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Like many people, Leticia Cropper is having trouble making ends meet amid economic uncertainty and sky-high inflation.

Her solution? She turned her Bellflower backyard into a dog park, which she rents out by the hour.

“I think that is the coolest thing ever,” Cropper told me. “I thought about doing other things with my backyard. But to me, this is the easiest and it’s stress-free. It runs itself.”

This is an example of how people are learning to monetize their homes during difficult economic times. What makes this possible are a new breed of apps modeled on services such as Airbnb and Uber.

David Adams came up with the idea for Sniffspot, the dog-park service, about four years ago.

His wife had related to him how, while traveling with their dog, she was unable to find a suitable place for the little guy to do his business and blow off steam.

“I put up a really simple website and it’s just built from there,” Adams said.

Sniffspot now lists yards in 1,500 cities worldwide. Los Angeles is one of the company’s fastest-growing markets. San Diego is among those with the most bookings.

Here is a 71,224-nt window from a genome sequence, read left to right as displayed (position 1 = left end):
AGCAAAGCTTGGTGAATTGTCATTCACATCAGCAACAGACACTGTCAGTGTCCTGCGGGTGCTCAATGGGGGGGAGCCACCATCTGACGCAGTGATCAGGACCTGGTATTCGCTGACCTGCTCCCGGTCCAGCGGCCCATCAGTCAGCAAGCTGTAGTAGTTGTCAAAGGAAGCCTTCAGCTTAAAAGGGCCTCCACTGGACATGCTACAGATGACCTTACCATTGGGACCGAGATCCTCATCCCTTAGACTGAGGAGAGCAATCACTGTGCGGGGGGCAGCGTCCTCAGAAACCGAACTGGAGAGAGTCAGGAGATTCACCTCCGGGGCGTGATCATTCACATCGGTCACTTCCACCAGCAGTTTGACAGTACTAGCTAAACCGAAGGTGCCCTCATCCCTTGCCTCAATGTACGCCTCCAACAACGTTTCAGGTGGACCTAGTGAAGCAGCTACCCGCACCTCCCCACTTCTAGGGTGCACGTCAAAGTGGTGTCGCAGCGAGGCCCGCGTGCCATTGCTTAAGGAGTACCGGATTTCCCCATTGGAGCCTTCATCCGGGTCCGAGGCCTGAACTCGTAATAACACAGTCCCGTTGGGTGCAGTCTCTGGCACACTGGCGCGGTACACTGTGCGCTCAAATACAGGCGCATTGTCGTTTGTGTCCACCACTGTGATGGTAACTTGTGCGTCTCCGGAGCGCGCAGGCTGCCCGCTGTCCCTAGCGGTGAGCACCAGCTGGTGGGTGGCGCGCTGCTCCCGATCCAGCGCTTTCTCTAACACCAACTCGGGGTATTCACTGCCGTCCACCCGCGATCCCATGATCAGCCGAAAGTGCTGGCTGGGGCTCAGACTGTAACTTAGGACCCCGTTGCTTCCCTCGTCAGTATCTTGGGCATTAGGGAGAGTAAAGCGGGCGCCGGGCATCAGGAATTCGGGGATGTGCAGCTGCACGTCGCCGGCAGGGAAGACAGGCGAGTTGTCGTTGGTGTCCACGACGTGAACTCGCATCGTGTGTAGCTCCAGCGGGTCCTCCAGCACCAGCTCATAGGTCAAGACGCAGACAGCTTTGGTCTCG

Sniffspot is one of a handful of apps allowing people to turn portions of their home into profit centers.

Swimply does this with backyard swimming pools. Peerspace and Splacer turn people’s living rooms into event spaces and party venues.

Most Sniffspot hosts charge between $5 and $15 an hour for access to their yards. The company takes a cut of nearly 30% of whatever you earn.

Guests must sign a liability waiver before using a Sniffspot yard, and hosts are provided with insurance coverage by the company in case, say, a dog bites someone.

Cropper quickly slips into entrepreneur mode when discussing plans for her Sniffspot listing.

She provides guests with dog toys, and is looking into producing organic dog treats. Guests will find free samples when they arrive.

“And then if they’re like, of yeah, my dog likes them, then I’m, OK, I have some, you know, for sale,” she said.